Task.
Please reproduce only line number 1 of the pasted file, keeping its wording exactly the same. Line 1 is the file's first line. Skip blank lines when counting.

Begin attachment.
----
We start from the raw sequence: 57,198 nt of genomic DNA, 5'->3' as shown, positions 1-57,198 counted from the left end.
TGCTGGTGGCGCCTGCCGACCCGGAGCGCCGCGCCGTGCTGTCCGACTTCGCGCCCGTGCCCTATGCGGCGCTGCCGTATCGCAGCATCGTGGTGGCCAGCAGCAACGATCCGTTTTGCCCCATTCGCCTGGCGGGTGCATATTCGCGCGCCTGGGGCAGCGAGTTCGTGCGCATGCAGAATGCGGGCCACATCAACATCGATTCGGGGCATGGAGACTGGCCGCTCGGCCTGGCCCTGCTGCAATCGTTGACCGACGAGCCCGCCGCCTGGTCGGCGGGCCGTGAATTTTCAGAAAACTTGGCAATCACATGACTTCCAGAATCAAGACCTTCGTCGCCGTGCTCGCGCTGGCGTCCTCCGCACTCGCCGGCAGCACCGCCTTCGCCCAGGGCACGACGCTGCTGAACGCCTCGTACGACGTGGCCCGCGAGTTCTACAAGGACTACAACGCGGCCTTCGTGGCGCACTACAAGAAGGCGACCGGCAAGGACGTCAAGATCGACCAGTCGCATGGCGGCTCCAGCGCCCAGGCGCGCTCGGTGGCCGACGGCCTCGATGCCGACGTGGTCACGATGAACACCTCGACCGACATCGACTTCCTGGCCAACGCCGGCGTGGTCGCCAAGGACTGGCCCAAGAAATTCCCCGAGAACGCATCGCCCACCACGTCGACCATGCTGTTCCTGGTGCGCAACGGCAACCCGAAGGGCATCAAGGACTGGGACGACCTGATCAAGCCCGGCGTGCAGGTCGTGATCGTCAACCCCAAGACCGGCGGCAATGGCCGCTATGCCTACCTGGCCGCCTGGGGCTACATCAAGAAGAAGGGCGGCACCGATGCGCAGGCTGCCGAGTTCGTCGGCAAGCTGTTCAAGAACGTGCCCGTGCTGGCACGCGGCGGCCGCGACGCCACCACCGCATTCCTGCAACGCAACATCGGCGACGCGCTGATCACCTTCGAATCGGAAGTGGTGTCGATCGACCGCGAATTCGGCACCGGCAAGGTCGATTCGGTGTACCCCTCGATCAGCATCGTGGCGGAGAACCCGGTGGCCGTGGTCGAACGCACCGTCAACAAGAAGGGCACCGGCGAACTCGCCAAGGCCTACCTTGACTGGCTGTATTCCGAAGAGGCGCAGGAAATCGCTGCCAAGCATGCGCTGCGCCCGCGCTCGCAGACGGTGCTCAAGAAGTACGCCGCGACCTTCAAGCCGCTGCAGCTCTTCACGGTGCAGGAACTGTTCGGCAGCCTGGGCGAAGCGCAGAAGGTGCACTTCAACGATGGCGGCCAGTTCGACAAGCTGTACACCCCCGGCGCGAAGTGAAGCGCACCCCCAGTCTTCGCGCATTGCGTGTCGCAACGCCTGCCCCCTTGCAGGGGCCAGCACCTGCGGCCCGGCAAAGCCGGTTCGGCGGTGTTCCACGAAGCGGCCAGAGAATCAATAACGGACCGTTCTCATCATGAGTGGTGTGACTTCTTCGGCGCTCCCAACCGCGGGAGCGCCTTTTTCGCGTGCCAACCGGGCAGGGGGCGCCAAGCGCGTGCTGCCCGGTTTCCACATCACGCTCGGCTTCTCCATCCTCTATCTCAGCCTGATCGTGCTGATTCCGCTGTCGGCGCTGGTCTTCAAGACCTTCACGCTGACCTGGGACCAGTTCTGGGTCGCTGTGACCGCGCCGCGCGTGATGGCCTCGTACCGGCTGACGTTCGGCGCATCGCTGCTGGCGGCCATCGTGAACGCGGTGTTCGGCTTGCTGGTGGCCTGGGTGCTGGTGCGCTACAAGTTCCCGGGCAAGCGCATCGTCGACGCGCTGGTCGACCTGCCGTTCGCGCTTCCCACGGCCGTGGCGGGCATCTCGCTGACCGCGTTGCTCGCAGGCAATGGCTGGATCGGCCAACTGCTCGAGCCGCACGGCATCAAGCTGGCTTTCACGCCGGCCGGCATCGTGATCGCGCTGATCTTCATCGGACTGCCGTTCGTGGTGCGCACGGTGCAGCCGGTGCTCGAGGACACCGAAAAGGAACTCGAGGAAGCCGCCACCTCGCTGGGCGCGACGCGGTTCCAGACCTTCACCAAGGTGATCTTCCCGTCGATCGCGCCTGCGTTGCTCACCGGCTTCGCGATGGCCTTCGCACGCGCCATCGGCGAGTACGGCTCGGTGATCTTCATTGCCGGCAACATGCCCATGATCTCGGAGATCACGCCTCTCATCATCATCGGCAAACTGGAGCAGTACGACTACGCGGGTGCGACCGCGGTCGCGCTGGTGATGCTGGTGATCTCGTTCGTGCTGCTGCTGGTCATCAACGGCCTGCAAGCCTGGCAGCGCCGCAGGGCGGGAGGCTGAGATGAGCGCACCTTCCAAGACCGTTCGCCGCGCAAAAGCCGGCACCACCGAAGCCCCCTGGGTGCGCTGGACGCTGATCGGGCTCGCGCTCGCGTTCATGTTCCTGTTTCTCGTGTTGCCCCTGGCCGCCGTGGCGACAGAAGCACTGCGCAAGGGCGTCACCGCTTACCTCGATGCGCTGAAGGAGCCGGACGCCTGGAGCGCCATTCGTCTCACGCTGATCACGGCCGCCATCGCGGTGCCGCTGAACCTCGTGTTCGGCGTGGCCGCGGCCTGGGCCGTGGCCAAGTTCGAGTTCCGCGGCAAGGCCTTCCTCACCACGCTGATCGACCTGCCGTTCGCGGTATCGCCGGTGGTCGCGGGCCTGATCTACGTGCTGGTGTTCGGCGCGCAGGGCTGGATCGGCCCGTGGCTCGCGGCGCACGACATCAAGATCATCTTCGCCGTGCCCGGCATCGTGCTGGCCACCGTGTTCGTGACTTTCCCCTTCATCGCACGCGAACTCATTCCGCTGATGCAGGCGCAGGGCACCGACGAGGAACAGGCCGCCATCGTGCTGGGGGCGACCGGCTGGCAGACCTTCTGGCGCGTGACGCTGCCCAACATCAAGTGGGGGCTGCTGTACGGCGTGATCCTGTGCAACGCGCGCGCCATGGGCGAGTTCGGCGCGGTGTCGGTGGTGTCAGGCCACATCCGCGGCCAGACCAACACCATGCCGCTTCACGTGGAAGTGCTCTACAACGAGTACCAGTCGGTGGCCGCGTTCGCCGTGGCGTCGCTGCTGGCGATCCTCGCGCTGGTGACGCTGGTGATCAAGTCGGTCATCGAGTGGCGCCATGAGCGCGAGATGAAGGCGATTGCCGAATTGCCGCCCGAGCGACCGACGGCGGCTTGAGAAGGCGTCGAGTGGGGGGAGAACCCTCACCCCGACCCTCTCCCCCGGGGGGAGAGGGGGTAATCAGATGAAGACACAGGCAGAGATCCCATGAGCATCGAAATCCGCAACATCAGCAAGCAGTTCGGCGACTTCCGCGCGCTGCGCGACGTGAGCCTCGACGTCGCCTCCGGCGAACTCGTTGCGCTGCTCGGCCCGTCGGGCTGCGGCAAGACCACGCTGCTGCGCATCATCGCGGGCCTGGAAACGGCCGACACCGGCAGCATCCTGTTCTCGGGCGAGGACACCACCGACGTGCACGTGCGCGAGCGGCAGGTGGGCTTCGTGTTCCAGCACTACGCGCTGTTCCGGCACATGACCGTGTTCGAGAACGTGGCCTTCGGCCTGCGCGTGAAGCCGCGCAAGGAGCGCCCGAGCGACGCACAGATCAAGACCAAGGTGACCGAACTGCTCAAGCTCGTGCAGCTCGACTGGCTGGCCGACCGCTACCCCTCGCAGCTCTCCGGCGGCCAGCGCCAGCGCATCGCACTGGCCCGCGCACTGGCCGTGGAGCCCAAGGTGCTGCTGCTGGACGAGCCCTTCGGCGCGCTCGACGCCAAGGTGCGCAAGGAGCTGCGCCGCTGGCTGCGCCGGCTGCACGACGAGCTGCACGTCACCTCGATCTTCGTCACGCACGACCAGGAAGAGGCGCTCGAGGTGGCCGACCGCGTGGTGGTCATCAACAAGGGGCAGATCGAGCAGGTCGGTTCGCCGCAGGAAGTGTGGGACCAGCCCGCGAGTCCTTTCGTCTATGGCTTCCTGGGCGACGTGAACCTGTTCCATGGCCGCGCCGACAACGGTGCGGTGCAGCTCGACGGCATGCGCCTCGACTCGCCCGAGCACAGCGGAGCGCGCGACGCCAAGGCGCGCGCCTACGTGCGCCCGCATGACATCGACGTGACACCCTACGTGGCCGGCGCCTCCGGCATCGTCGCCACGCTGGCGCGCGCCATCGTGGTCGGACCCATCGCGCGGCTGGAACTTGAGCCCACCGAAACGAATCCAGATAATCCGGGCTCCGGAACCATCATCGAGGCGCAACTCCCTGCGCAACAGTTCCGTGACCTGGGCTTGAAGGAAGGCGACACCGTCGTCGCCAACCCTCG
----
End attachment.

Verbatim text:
We start from the raw sequence: 57,198 nt of genomic DNA, 5'->3' as shown, positions 1-57,198 counted from the left end.